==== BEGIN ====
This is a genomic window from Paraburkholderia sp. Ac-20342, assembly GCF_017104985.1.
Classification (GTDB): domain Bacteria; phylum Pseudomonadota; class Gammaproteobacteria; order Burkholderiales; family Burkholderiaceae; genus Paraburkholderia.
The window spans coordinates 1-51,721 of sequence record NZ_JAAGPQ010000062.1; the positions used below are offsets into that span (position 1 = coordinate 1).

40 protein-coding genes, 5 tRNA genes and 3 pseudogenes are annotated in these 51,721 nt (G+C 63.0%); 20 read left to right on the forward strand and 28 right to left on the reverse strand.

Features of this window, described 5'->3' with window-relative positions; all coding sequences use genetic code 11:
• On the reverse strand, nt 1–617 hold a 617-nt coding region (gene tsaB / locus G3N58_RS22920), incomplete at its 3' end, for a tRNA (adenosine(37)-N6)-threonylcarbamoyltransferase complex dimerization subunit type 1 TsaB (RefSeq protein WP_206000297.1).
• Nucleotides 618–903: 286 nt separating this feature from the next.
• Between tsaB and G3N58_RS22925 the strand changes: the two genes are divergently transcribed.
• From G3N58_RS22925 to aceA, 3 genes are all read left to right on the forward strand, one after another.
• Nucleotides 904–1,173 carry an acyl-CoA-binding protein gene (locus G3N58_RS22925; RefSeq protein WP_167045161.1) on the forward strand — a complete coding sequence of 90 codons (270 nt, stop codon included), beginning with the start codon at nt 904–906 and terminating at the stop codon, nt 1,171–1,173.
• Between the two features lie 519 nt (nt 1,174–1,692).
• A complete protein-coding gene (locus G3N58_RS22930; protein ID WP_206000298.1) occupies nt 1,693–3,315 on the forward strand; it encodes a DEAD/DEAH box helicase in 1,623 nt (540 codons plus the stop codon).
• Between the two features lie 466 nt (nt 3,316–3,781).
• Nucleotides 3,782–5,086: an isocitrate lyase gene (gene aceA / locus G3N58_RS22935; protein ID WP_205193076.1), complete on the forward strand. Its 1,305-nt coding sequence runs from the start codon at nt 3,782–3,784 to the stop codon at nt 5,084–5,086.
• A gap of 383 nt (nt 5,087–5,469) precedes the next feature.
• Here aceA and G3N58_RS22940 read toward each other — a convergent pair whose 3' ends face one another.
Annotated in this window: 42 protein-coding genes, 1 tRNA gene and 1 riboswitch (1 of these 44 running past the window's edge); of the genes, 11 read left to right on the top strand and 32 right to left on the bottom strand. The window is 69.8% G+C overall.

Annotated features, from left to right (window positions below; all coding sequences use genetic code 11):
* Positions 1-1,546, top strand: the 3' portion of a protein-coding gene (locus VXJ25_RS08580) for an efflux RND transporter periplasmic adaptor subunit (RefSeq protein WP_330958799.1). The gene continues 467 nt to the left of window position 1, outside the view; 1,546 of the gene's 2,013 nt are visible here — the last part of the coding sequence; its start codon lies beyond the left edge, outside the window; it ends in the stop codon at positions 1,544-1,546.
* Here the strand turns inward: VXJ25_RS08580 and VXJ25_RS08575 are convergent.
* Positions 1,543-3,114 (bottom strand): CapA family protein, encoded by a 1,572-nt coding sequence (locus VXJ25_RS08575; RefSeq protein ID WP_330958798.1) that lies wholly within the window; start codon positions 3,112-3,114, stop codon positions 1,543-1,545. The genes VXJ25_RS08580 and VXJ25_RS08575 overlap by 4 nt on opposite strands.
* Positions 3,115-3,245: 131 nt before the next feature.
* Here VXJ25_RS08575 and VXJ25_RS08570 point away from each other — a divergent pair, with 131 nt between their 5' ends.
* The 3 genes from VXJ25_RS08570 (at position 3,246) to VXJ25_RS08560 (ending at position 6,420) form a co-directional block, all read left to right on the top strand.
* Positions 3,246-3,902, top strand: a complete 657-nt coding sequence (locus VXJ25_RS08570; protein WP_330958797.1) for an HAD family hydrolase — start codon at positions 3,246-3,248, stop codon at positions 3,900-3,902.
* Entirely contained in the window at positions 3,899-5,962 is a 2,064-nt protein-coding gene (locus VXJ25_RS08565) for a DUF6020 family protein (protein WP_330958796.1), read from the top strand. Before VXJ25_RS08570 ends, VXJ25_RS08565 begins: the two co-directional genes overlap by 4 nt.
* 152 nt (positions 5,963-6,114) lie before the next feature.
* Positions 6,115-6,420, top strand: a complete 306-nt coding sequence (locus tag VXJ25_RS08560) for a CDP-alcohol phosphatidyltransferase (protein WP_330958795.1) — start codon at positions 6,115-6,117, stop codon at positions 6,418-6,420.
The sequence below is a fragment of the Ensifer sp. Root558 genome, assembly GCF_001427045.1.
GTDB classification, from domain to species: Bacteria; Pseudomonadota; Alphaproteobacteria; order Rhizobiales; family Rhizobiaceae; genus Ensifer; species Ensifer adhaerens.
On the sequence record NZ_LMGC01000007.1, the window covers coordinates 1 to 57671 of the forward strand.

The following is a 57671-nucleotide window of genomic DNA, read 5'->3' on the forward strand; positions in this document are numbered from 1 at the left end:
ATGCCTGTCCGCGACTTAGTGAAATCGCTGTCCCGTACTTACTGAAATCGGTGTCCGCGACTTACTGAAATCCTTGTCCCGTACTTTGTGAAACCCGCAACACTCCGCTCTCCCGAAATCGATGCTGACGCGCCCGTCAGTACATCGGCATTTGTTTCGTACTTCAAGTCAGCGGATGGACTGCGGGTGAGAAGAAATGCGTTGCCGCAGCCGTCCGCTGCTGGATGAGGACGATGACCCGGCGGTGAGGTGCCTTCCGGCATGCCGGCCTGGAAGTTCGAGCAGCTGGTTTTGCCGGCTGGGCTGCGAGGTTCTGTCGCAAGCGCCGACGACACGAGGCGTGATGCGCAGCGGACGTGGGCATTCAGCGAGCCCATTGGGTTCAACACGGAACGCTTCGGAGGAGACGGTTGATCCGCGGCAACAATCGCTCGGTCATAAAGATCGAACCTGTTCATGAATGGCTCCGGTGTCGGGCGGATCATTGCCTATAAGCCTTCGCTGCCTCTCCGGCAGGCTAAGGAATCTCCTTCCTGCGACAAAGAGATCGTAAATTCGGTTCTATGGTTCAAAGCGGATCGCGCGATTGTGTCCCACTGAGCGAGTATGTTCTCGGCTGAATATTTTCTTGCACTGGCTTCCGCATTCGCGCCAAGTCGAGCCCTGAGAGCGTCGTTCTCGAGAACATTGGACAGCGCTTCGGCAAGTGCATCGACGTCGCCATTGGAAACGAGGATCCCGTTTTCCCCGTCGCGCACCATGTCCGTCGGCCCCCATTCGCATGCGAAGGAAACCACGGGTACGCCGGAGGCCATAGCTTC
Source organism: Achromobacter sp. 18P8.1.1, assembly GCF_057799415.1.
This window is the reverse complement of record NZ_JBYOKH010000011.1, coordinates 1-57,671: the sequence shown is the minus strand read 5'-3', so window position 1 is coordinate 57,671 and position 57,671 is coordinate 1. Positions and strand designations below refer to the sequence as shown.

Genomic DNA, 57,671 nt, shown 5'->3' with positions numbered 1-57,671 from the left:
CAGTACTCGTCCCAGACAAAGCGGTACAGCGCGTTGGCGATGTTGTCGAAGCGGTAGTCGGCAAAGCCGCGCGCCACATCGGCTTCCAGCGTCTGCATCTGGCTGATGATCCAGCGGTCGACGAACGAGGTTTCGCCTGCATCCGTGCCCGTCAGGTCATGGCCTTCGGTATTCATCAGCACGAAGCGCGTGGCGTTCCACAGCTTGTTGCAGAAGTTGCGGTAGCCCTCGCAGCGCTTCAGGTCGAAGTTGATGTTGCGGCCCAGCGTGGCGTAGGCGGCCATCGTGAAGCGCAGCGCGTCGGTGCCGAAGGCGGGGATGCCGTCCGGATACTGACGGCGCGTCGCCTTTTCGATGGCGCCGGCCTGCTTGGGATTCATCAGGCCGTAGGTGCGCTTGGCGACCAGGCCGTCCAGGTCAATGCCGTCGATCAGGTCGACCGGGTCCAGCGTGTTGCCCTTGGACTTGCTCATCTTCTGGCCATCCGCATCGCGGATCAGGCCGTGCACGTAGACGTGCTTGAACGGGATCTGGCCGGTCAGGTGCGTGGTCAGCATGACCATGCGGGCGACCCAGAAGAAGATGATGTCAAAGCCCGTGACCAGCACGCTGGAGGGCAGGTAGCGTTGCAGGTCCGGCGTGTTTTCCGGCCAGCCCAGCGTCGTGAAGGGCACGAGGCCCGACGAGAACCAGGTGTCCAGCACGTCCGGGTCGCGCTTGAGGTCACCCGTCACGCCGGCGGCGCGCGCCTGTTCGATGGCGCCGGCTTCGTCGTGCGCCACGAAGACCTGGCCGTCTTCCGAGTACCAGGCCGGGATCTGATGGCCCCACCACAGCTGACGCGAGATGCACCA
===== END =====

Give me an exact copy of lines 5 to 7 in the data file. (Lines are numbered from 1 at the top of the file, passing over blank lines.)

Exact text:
Features of this window, described 5'->3' with window-relative positions; all coding sequences use genetic code 11:
• On the reverse strand, nt 1–617 hold a 617-nt coding region (gene tsaB / locus G3N58_RS22920), incomplete at its 3' end, for a tRNA (adenosine(37)-N6)-threonylcarbamoyltransferase complex dimerization subunit type 1 TsaB (RefSeq protein WP_206000297.1).
• Nucleotides 618–903: 286 nt separating this feature from the next.